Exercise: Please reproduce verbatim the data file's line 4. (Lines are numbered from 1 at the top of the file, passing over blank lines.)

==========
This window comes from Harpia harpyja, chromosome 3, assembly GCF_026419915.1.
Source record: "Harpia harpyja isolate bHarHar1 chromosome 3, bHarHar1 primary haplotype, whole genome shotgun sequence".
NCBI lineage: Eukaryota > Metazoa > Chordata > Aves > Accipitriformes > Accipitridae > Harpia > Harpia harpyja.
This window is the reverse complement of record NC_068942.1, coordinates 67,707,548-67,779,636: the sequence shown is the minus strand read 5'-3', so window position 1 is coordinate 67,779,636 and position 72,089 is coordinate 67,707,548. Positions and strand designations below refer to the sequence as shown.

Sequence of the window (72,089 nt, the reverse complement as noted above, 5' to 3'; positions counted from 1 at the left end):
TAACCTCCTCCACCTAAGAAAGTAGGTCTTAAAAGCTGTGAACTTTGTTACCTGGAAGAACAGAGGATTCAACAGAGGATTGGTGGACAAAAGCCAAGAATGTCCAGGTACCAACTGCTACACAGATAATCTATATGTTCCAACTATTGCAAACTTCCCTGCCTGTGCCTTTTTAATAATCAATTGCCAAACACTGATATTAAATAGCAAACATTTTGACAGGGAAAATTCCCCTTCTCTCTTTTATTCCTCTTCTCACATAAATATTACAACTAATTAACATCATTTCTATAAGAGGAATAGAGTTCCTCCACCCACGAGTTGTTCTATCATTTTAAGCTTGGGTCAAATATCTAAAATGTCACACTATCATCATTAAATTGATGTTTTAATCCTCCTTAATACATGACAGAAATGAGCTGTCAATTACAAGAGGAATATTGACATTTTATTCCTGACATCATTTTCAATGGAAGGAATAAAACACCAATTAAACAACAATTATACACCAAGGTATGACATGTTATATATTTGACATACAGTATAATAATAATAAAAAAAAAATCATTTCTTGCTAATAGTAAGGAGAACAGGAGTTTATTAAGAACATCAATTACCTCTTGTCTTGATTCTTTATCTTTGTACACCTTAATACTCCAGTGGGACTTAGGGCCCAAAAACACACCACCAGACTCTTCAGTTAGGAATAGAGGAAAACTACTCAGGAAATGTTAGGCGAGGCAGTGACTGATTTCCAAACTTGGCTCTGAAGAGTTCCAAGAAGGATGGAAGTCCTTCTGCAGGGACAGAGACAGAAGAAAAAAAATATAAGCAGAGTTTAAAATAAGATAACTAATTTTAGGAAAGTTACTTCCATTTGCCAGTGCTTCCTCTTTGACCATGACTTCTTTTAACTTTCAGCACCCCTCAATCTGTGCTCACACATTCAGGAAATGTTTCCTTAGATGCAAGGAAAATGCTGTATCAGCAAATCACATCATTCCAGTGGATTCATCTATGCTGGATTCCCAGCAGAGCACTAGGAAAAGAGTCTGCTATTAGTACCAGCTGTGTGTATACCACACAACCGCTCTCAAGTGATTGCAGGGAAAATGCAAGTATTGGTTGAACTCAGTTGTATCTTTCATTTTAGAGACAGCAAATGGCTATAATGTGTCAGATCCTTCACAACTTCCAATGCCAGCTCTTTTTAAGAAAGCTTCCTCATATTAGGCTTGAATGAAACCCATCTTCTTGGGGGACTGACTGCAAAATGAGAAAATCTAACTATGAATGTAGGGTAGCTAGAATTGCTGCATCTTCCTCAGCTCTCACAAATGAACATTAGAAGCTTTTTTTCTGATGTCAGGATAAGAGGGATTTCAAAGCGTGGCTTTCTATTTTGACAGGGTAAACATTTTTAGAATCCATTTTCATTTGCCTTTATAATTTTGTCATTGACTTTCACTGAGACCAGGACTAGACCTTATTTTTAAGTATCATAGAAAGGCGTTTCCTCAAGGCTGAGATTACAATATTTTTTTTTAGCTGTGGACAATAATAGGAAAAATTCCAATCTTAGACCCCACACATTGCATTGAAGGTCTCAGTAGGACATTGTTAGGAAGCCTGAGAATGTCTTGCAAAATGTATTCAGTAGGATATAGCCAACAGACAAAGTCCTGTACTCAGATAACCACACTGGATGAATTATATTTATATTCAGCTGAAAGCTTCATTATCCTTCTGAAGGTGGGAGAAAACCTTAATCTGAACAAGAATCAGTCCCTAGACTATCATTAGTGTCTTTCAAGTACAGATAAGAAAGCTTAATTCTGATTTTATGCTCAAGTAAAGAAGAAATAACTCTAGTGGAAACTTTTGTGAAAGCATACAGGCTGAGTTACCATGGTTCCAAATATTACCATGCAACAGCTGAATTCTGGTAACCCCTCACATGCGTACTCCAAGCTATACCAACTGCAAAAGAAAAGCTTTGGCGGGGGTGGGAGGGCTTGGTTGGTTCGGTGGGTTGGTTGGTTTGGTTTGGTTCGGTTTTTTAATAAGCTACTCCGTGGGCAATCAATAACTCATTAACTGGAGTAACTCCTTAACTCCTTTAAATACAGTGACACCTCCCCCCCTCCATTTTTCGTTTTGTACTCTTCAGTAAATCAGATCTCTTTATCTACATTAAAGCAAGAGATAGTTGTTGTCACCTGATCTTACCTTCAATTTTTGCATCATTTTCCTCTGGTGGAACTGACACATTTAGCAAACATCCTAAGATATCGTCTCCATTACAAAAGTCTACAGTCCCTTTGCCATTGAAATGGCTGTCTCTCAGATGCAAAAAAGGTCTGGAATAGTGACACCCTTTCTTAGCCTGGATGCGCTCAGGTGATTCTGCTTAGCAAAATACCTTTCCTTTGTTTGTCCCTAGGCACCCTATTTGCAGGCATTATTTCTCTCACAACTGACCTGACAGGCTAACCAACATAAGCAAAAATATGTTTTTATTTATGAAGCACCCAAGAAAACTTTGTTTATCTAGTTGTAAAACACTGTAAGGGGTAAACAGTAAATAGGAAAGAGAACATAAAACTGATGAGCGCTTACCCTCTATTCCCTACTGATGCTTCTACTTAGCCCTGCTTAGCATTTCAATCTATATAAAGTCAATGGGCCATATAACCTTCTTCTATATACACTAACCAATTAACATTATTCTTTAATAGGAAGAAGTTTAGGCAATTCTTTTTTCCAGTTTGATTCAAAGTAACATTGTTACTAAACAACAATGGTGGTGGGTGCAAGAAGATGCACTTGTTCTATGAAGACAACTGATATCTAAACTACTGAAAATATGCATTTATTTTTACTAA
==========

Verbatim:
This window is the reverse complement of record NC_068942.1, coordinates 67,707,548-67,779,636: the sequence shown is the minus strand read 5'-3', so window position 1 is coordinate 67,779,636 and position 72,089 is coordinate 67,707,548. Positions and strand designations below refer to the sequence as shown.